by Bonnie Harris
My children taught me two important lessons: Each child is completely different and requires different expectations, and neither punishment nor reward teaches anything worthwhile. By watching my children, discovering what helped and what didn’t, I became fascinated with human behavior-why parents and children respond to each other the way they do and how that interaction affects children’s future behavior and well-being.
When I read Louise Kaplan’s Oneness and Separateness: From Infant to Individual in graduate school, I gained enormous empathy for the confusion and frustration of young children and learned the implications of misunderstanding their behavior. My son was only four at the time, but already I was sorry I hadn’t had access to this information earlier. From then on, I devoted my parenting and my teaching to figuring out what children were going through and why they behaved the way they did. I learned to see life through the eyes of the child.
I brought up my children by the principles I write here-not as fully developed as what I teach now-and am pleased to report, first hand, on their effectiveness. My children are now adults and both embody the qualities I hoped they would have, as well as some I never anticipated. They are remarkable young people whom I admire tremendously. They learned to be respectful, responsible, caring people without punishment. They were a joy to live with-most of the time-and we continue to have a mutually loving relationship. If you don’t want your children to leave the nest without so much as a glance backward, now is the time to begin focusing on and nurturing what you admire, respect, and love about them.
As a teacher of parent education over the past twenty years who has worked with parents in different parts of the world, I have learned a lot about what you want. You want to be the best parent you can be, but you get easily frustrated and say and do what you swore you wouldn’t. You don’t want to raise your children the way you were raised, but you’re at a loss as to what to do instead. You want to teach your children right from wrong, but you know that the old ways don’t work for your kids. Maybe you have learned that time-outs and punishment don’t work, but when impatience or guilt gets the best of you, you fluctuate between empty threats and giving in. You are exhausted from daily power struggles and endless arguments and overwhelmed by the effort it takes in the limited time you have. You want your children to have the voice you never had, but when they use it, your button gets pushed, because they say and do what you never dared. You want desperately to do what is right, to have happy, responsible children, but your methods keep backfiring.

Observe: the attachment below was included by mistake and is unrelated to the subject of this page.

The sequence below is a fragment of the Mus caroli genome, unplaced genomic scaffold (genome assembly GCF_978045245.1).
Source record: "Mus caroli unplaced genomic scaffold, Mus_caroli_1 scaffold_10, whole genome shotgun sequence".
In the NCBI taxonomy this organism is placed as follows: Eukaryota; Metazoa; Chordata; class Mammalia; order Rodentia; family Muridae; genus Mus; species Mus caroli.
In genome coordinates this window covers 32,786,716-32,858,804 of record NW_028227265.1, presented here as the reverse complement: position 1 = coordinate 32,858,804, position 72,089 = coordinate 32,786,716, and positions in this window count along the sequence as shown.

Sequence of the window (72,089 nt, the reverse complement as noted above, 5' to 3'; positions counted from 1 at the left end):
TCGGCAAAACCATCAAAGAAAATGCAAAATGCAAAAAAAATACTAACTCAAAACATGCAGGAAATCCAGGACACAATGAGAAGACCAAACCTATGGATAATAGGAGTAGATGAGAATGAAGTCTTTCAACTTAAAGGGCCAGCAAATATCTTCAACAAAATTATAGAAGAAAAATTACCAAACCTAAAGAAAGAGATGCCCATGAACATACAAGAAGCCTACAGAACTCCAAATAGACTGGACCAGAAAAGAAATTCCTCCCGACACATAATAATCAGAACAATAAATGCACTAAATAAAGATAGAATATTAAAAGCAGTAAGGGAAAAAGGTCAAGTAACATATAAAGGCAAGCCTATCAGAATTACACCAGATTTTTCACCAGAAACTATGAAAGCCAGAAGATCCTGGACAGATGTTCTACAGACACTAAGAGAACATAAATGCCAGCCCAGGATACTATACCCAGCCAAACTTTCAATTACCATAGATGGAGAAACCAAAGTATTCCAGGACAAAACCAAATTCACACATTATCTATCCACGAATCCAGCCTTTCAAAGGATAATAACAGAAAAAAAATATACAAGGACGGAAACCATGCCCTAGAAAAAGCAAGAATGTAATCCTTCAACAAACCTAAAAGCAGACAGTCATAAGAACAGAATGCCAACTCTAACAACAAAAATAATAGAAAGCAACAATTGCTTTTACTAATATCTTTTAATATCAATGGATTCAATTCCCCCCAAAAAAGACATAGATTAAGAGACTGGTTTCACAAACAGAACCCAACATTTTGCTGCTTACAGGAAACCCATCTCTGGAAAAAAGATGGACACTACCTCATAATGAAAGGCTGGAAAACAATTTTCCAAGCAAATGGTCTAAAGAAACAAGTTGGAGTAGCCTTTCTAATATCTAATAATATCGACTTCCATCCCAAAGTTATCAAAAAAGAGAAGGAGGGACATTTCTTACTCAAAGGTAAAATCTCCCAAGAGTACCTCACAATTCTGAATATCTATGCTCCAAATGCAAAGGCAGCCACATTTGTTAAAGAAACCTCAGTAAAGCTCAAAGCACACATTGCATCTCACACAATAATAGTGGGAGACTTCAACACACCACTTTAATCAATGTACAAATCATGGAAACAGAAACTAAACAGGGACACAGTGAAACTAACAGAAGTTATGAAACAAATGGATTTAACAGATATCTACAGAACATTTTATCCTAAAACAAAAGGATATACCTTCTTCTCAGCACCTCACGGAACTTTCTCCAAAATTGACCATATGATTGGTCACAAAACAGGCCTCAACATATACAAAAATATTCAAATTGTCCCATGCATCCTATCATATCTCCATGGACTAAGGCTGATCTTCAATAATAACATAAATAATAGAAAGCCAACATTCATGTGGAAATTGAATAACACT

The world is different today; you are different. And your children have the advantage. They know you don’t want to use force and fear tactics to raise them. They can speak their minds and be freer spirits. This is the good news. The bad news is that you may not know how to effectively set limits and say no without resorting to those fear tactics. And perhaps you are struggling with your own self-worth. You want your children to love you and are afraid of the reactions you will encounter if you say no. Or you say no but feel worn down when your children don’t listen or do what you say. You want to be in control, but your children bring you to your knees. When parenting methods swing from best buddy to empty threats, your children find leverage. They learn that they will not be held accountable-not really. Hitting, yelling, grounding, and isolating don’t work with most of today’s kids because they won’t stand for it. They are not afraid the way you were. They demand respect. But you misread their demands as acts of defiance and disrespect-because that’s what your parents did.
The key to turning this around-to finding a better way-is a change in perception. Simple, but enormous. But you have to want to change and be committed to practice. It will seem like learning a foreign language. You might think you are letting your kids get away with something. It’s hard at first to believe that fairness and logic can be effective discipline methods. Letting go of old habits is the hard part.